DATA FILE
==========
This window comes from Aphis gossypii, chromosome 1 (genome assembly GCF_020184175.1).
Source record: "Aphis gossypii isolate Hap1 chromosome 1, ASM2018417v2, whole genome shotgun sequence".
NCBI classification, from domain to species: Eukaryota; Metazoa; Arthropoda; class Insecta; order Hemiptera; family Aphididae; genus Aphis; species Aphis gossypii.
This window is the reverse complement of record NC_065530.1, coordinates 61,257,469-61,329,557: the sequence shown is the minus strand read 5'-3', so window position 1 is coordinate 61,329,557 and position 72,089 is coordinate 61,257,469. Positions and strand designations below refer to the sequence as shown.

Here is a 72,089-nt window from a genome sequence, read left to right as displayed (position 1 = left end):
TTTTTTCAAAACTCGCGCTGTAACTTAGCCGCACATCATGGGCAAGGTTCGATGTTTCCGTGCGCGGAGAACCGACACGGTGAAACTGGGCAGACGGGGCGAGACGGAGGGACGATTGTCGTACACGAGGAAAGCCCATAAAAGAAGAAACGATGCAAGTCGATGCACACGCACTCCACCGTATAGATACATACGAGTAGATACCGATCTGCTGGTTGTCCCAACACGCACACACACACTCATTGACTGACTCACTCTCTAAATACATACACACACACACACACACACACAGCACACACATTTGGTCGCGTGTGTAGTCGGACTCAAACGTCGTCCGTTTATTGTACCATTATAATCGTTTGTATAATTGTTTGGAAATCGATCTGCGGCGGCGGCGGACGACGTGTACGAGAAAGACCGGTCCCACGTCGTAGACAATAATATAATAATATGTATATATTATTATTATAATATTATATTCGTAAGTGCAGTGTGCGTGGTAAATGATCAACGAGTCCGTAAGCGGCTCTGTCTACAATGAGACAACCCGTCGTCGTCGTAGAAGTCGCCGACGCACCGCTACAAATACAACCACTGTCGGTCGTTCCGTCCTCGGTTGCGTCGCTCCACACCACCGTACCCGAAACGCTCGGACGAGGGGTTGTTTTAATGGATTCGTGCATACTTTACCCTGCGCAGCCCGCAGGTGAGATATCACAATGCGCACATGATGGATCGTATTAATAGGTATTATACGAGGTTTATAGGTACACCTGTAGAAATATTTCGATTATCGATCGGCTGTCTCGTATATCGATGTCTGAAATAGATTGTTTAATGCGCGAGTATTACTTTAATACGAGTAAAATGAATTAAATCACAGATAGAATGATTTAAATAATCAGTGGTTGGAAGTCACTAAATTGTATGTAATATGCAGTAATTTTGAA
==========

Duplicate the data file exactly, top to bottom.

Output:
This window comes from Aphis gossypii, chromosome 1 (genome assembly GCF_020184175.1).
Source record: "Aphis gossypii isolate Hap1 chromosome 1, ASM2018417v2, whole genome shotgun sequence".
NCBI classification, from domain to species: Eukaryota; Metazoa; Arthropoda; class Insecta; order Hemiptera; family Aphididae; genus Aphis; species Aphis gossypii.
This window is the reverse complement of record NC_065530.1, coordinates 61,257,469-61,329,557: the sequence shown is the minus strand read 5'-3', so window position 1 is coordinate 61,329,557 and position 72,089 is coordinate 61,257,469. Positions and strand designations below refer to the sequence as shown.

Here is a 72,089-nt window from a genome sequence, read left to right as displayed (position 1 = left end):
TTTTTTCAAAACTCGCGCTGTAACTTAGCCGCACATCATGGGCAAGGTTCGATGTTTCCGTGCGCGGAGAACCGACACGGTGAAACTGGGCAGACGGGGCGAGACGGAGGGACGATTGTCGTACACGAGGAAAGCCCATAAAAGAAGAAACGATGCAAGTCGATGCACACGCACTCCACCGTATAGATACATACGAGTAGATACCGATCTGCTGGTTGTCCCAACACGCACACACACACTCATTGACTGACTCACTCTCTAAATACATACACACACACACACACACACACAGCACACACATTTGGTCGCGTGTGTAGTCGGACTCAAACGTCGTCCGTTTATTGTACCATTATAATCGTTTGTATAATTGTTTGGAAATCGATCTGCGGCGGCGGCGGACGACGTGTACGAGAAAGACCGGTCCCACGTCGTAGACAATAATATAATAATATGTATATATTATTATTATAATATTATATTCGTAAGTGCAGTGTGCGTGGTAAATGATCAACGAGTCCGTAAGCGGCTCTGTCTACAATGAGACAACCCGTCGTCGTCGTAGAAGTCGCCGACGCACCGCTACAAATACAACCACTGTCGGTCGTTCCGTCCTCGGTTGCGTCGCTCCACACCACCGTACCCGAAACGCTCGGACGAGGGGTTGTTTTAATGGATTCGTGCATACTTTACCCTGCGCAGCCCGCAGGTGAGATATCACAATGCGCACATGATGGATCGTATTAATAGGTATTATACGAGGTTTATAGGTACACCTGTAGAAATATTTCGATTATCGATCGGCTGTCTCGTATATCGATGTCTGAAATAGATTGTTTAATGCGCGAGTATTACTTTAATACGAGTAAAATGAATTAAATCACAGATAGAATGATTTAAATAATCAGTGGTTGGAAGTCACTAAATTGTATGTAATATGCAGTAATTTTGAA